26 January, 2015
The social apostolate of Christ’s one Church began while that Church’s Founder was still on this earth. In fact, even before the Incarnation, during the Old Testament dispensation, the law of God and His prophets insisted continually on justice and charity toward the poor. For example, the law of Moses proclaims that every seventh year “every creditor shall release what he has lent to his neighbor” (Deuteronomy 15:2) and nearly every prophet denounces those “who oppress the poor, who crush the needy” (Amos 4:2). In fact, social justice was linked with faithfulness to the God of Israel and the keeping of His covenant.
On 19 July, , British Prime Minister, David Cameron gave a speech that should perk up the ears of Distributists, especially any that live in United Kingdom. Mr. Cameron’s “Big Society” initiative seeks to divest responsibilities and authorities absorbed by the British Parliament and transfer them to the local level. Of course, this is already being harshly criticized by groups with operational ties and other vested interests in the central government, but this initiative has the potential to unleash precisely the sort of philosophical shift that men like Chesterton and Belloc knew would be necessary if Distributism were to ever have a chance. Now, I don’t assume that Mr. Cameron is a Distributist – he may or may not be – but I can’t help picturing Messrs. Chesterton and Belloc smiling.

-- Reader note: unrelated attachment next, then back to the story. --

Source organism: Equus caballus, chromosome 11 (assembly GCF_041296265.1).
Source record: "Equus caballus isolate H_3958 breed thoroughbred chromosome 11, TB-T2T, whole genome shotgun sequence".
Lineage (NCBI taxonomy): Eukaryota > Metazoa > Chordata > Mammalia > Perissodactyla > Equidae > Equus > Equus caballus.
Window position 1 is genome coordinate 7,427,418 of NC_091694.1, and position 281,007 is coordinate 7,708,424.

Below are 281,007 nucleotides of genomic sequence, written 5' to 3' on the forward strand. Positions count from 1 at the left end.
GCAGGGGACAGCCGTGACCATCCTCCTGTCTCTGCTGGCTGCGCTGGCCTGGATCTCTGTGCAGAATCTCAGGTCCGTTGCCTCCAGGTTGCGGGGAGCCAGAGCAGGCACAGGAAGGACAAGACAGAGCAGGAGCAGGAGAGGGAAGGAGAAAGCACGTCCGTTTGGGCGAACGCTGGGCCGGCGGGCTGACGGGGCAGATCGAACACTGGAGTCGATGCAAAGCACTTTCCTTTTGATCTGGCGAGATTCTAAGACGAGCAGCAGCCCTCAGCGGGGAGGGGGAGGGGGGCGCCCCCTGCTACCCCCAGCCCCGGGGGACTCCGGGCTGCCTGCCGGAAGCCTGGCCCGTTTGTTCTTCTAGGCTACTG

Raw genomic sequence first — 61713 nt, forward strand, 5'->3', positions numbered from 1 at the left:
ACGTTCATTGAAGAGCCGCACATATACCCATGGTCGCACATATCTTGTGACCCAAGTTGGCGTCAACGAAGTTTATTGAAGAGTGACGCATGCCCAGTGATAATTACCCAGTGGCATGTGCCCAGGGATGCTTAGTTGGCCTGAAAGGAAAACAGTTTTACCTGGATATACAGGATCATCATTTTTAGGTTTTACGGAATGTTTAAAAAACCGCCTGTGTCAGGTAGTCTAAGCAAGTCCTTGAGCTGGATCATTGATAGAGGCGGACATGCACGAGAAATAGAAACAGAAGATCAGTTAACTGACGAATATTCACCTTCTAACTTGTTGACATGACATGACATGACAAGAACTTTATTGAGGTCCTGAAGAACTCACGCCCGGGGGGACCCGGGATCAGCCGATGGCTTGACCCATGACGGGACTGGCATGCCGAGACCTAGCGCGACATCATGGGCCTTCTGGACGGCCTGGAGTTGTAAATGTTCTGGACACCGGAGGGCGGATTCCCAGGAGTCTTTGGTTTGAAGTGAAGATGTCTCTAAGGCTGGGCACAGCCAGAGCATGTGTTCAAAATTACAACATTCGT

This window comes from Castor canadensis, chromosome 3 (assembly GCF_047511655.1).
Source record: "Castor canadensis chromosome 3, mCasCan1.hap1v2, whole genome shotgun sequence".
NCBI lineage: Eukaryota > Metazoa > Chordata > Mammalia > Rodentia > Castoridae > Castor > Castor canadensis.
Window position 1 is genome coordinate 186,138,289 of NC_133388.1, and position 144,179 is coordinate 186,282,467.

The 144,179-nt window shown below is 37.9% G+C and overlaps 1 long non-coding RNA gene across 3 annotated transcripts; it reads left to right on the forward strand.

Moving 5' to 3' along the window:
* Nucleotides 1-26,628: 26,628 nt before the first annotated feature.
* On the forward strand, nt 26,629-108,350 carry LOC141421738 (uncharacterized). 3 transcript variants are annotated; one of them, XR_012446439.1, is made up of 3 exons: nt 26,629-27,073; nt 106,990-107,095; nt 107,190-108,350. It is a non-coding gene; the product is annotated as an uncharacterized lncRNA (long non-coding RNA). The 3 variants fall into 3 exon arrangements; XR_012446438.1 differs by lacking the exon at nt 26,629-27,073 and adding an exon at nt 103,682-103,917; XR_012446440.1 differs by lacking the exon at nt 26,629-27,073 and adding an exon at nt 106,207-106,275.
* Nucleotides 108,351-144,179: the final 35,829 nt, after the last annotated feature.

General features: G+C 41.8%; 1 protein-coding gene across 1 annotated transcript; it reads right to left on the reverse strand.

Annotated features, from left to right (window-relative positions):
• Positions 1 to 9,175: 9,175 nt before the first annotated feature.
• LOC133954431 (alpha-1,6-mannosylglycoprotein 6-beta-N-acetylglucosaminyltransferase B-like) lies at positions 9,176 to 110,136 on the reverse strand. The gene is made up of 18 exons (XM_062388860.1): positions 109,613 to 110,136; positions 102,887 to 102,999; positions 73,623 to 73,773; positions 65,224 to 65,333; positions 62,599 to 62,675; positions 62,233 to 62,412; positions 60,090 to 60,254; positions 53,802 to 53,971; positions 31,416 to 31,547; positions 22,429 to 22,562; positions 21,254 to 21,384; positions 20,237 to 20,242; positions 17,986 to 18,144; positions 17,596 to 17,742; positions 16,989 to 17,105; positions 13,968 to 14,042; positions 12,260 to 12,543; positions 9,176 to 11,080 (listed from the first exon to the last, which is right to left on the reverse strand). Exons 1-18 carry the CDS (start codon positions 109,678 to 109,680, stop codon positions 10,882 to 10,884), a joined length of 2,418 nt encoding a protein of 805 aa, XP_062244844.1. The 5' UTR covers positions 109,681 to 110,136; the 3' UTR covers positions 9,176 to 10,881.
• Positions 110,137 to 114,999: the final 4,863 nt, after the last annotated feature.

[In 2010], I wrote about a potentially exciting movement supported by the Prime Minister of the United Kingdom, David Cameron. This was branded as the “Big Society,” and it promised that the central government was going to distribute political authority from itself to the local level. It consisted of several programs to assist local councils in taking on additional responsibilities that were currently being handled at the central level. The idea was that the common citizen, working with local government, would be capable of dealing with local issues and would no longer be dependent on the central government to deal with every problem. If it could be handled at a local level, the local level would be empowered to handle it. This was not a fully distributist plan, but it had the potential to be a step in that direction.
15 January, 2015
Within the body of truths taught by the Catholic Church, truths about what we must believe and about how we are to live, there are those truths commonly called Catholic social teaching or the Church’s social doctrine. They are an important and integral part of Catholic doctrine, but not so well known or so well understood as they might be. In this series of articles I will be presenting this teaching by way of expounding the principal documents in which it has been embodied by successive popes. In this first article I will give an introduction to the teaching, including what I think are important points we should remember to prevent misunderstanding, and to perhaps lessen the disagreements which sometimes arise in this area.
03 January, 2015
In response to my article on the nature of capitalism, I received some responses objecting to my statement that part of the definition of capitalism is that laws facilitate the separation of ownership from work. Well, not only do the laws of capitalism facilitate the separation of ownership from work, but they even seem to separate ownership from the rights of ownership.